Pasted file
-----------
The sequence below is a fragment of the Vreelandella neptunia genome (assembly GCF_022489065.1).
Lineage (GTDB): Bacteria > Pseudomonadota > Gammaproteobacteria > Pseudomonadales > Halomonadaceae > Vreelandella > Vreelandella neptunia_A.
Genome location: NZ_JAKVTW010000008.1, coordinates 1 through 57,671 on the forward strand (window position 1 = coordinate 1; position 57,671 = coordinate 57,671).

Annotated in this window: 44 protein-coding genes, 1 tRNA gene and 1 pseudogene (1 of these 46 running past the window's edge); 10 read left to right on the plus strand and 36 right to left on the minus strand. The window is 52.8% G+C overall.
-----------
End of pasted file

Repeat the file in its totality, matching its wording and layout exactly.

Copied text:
The sequence below is a fragment of the Vreelandella neptunia genome (assembly GCF_022489065.1).
Lineage (GTDB): Bacteria > Pseudomonadota > Gammaproteobacteria > Pseudomonadales > Halomonadaceae > Vreelandella > Vreelandella neptunia_A.
Genome location: NZ_JAKVTW010000008.1, coordinates 1 through 57,671 on the forward strand (window position 1 = coordinate 1; position 57,671 = coordinate 57,671).

Annotated in this window: 44 protein-coding genes, 1 tRNA gene and 1 pseudogene (1 of these 46 running past the window's edge); 10 read left to right on the plus strand and 36 right to left on the minus strand. The window is 52.8% G+C overall.